"So the winds are able to derive greater energy from that temperature difference or instability".
A warming climate is likely to calm some of the winds that now produce electricity across the Northern Hemisphere's middle latitudes, while boosting breezes closer to the equator, according to new research by scientists at the University of Colorado.
While not all climate models agree on what the future will bring, substantial changes may be in store, especially a prominent asymmetry in wind power potential across the globe.
The findings don't disqualify wind as a competitive source of renewable energy, cautioned lead study author Kristopher Karnauskas of the University of Colorado, Boulder. "They are there because of this contrast in energy between the equator and the pole". This decline in wind power can be explained by the rapid warming in the Arctic, which is reducing the temperature difference between the Arctic and the tropics, a process that ultimately drives the intensity of storms. But the wind? It has been left out of most conversations regarding climate change. Wind happens because the Sun's light heats different parts of the planet to different levels, creating regions of high energy and low energy. The result is varying levels of atmospheric pressure around the globe, which affects the way air flows from one place to another. Karnauskas and colleagues Julie Lundquist and Lei Zhang wanted to better understand likely shifts in production, so they turned to an worldwide set of climate model outputs to assess changes in wind energy resources across the globe.
Some studies have previously investigated the issue on a small scale, using individual models or looking at specific regions of the Earth. The changes varied by location-for example, in the central USA, the study suggested wind power reductions of 8 to 10 percent by the year 2050.
On the other hand, some increases in wind energy resources were projected for the Southern Hemisphere, which could help to offset the decreases in the North-but only under the more severe climate change scenario.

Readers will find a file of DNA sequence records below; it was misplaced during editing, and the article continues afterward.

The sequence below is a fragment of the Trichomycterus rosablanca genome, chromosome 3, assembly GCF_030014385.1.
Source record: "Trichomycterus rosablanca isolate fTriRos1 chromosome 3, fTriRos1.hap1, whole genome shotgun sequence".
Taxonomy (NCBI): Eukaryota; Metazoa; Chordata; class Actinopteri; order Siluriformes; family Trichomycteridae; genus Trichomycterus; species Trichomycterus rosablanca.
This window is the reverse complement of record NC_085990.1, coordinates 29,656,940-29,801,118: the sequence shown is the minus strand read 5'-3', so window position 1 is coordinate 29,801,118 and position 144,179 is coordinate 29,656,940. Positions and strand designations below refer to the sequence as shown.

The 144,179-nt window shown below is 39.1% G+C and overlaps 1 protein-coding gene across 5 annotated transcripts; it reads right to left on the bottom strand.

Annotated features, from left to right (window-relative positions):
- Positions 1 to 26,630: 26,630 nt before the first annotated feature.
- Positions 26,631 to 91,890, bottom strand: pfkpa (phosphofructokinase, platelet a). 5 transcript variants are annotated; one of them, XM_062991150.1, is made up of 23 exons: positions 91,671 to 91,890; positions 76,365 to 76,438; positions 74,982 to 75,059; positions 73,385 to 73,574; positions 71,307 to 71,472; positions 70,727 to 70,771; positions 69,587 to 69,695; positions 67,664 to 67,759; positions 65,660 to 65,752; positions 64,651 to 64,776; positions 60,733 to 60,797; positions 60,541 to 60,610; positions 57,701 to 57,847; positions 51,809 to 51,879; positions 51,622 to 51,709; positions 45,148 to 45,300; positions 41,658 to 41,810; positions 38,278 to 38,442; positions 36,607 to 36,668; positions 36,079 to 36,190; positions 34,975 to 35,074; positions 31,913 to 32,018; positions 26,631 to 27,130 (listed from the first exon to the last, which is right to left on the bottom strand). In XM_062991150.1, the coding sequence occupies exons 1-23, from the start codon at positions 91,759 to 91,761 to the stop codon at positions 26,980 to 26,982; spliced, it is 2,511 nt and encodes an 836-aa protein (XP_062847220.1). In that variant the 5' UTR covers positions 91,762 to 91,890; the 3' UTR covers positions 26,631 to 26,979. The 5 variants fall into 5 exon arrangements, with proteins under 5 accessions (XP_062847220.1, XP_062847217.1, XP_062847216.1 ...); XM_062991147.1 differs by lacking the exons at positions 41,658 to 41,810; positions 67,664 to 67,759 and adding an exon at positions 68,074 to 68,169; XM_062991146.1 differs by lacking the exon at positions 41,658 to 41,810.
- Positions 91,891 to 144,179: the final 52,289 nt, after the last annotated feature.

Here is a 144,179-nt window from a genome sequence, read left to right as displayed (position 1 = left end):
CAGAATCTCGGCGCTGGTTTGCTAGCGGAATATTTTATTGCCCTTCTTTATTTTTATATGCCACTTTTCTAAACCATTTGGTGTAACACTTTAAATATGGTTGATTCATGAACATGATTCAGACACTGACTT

"That's why we have a constant parade of weather systems", says Karnauskas. "It looks like you get some sliver of good news on the higher-emissions scenario".
Conversely, in the Southern Hemisphere, where there is a lot more water than there is land, a different kind of gradient increases wherein land warms faster than the surrounding oceans - just imagine Australia, lots of land surrounded by even more water.
But it's not all bad news either.
For Australia, Professor Karnauskas said he expected there would be a boom in wind energy for the north-east of the country.
Although the ability to generate power from wind farms is quickly growing around the world as an alternative to fossil fuels, regional studies have demonstrated that the amount of wind available for conversion into energy through the use of turbines can fluctuate in a changing climate.
Average wind power over the central United States is seen decreasing by 8 to 10 percent by 2050 and 14 to 18 percent by 2100, depending on concentrations of carbon dioxide emissions which is the main greenhouse gas responsible for global warming, the study said.
"Wind power is and should remain considered as an important part of the portfolio of renewable investments as part of the broader strategy to reduce carbon emissions", he said.